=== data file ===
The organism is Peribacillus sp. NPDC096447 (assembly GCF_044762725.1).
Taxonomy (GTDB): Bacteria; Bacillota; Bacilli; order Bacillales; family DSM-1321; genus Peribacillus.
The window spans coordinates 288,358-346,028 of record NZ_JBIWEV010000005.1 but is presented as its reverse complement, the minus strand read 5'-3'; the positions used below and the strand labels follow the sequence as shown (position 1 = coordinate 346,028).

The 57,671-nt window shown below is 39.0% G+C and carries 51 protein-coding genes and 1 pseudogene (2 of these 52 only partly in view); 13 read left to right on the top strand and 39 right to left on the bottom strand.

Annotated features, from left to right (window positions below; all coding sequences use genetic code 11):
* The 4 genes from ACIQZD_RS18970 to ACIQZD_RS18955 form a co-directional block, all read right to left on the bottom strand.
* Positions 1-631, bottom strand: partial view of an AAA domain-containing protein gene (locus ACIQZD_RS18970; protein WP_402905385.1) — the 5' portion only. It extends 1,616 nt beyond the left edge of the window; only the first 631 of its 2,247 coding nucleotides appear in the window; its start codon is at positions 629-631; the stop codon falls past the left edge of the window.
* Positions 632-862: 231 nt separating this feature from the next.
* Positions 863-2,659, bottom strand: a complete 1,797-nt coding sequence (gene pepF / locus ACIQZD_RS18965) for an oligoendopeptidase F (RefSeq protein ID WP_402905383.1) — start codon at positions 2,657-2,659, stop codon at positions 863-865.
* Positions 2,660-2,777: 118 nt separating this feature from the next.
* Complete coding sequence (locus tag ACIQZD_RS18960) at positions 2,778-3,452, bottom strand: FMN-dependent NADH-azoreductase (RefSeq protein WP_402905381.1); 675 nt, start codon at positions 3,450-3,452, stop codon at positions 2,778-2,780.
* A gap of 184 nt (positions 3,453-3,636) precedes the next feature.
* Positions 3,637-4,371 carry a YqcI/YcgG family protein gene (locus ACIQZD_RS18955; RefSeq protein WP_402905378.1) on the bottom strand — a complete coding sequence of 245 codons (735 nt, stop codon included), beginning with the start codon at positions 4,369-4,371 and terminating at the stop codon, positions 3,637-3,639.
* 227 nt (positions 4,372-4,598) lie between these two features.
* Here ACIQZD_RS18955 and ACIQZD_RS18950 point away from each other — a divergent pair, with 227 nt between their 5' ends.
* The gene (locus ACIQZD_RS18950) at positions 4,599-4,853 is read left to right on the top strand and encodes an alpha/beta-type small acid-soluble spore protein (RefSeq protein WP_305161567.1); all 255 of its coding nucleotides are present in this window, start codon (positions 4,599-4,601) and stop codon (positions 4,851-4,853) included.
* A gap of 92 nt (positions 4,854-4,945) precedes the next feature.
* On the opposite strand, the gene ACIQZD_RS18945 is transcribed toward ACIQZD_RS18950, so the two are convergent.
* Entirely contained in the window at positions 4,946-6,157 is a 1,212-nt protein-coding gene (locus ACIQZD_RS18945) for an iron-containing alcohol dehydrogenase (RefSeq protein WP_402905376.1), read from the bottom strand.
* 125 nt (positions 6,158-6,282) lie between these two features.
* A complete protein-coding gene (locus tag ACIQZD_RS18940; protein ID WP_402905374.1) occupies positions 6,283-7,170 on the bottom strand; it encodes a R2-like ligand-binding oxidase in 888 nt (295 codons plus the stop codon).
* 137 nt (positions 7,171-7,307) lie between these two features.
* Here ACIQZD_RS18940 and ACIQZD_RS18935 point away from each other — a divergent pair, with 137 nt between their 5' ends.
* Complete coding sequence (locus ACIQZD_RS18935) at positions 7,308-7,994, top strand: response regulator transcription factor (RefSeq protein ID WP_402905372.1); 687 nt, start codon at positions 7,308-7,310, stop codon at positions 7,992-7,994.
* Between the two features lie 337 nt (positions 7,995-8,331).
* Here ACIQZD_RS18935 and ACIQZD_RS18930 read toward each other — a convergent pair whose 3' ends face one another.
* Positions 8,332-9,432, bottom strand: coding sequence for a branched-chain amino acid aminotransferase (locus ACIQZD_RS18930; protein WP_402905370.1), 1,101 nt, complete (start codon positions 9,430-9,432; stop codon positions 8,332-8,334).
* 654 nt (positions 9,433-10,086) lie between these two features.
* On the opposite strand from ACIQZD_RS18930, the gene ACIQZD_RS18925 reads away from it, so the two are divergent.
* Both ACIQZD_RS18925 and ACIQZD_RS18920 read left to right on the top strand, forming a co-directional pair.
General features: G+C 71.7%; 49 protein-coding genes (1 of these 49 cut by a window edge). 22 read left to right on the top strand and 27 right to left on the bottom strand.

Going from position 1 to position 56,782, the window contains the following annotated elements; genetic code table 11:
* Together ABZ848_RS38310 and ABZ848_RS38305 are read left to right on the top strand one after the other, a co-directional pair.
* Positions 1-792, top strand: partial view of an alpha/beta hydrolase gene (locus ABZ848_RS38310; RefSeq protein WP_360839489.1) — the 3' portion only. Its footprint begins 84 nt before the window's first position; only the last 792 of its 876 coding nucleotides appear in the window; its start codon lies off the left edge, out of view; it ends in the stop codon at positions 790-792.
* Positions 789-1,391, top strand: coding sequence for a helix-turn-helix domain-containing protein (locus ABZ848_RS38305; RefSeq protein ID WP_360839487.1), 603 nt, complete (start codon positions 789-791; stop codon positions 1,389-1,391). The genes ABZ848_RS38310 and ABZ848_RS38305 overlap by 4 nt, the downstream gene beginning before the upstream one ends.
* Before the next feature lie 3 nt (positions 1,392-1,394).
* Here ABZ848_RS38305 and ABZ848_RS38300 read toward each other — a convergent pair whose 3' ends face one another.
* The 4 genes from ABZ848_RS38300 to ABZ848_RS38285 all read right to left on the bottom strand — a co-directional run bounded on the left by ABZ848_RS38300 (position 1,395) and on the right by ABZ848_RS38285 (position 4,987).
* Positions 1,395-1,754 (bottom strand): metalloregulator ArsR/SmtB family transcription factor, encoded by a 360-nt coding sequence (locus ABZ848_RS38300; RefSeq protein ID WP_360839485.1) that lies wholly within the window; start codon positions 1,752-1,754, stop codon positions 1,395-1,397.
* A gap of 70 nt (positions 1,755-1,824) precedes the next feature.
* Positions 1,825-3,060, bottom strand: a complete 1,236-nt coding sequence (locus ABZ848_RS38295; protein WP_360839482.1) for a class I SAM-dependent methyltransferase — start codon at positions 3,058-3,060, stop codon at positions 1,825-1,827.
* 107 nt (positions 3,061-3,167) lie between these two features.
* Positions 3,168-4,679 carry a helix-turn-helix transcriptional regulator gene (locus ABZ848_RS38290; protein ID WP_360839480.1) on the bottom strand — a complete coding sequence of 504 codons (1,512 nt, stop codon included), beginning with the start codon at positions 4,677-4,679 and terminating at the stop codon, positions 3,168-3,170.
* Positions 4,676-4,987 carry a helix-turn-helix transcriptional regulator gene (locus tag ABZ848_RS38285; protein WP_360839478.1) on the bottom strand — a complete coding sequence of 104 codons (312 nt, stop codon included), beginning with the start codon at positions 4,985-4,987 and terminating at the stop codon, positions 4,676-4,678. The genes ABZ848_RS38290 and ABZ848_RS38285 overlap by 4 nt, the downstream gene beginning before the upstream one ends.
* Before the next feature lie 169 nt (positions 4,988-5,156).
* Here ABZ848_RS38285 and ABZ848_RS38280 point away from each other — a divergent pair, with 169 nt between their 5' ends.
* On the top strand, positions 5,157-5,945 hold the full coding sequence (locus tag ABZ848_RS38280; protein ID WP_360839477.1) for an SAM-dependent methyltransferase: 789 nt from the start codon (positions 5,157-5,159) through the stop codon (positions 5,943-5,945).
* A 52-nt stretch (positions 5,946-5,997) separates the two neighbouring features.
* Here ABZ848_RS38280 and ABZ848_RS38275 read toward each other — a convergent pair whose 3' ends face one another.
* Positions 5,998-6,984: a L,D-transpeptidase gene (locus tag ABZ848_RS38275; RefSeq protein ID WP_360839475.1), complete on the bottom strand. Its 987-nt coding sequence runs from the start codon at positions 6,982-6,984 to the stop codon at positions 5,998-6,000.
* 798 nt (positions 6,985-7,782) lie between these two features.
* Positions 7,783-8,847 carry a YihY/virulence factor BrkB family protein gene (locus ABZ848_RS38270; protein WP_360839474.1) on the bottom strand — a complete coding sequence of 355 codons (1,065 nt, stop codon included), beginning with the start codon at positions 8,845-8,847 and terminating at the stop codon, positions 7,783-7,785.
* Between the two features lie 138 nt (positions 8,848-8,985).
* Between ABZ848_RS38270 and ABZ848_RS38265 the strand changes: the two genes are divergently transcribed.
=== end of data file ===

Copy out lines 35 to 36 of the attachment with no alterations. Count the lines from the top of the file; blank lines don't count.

* Positions 789-1,391, top strand: coding sequence for a helix-turn-helix domain-containing protein (locus ABZ848_RS38305; RefSeq protein ID WP_360839487.1), 603 nt, complete (start codon positions 789-791; stop codon positions 1,389-1,391). The genes ABZ848_RS38310 and ABZ848_RS38305 overlap by 4 nt, the downstream gene beginning before the upstream one ends.
* Before the next feature lie 3 nt (positions 1,392-1,394).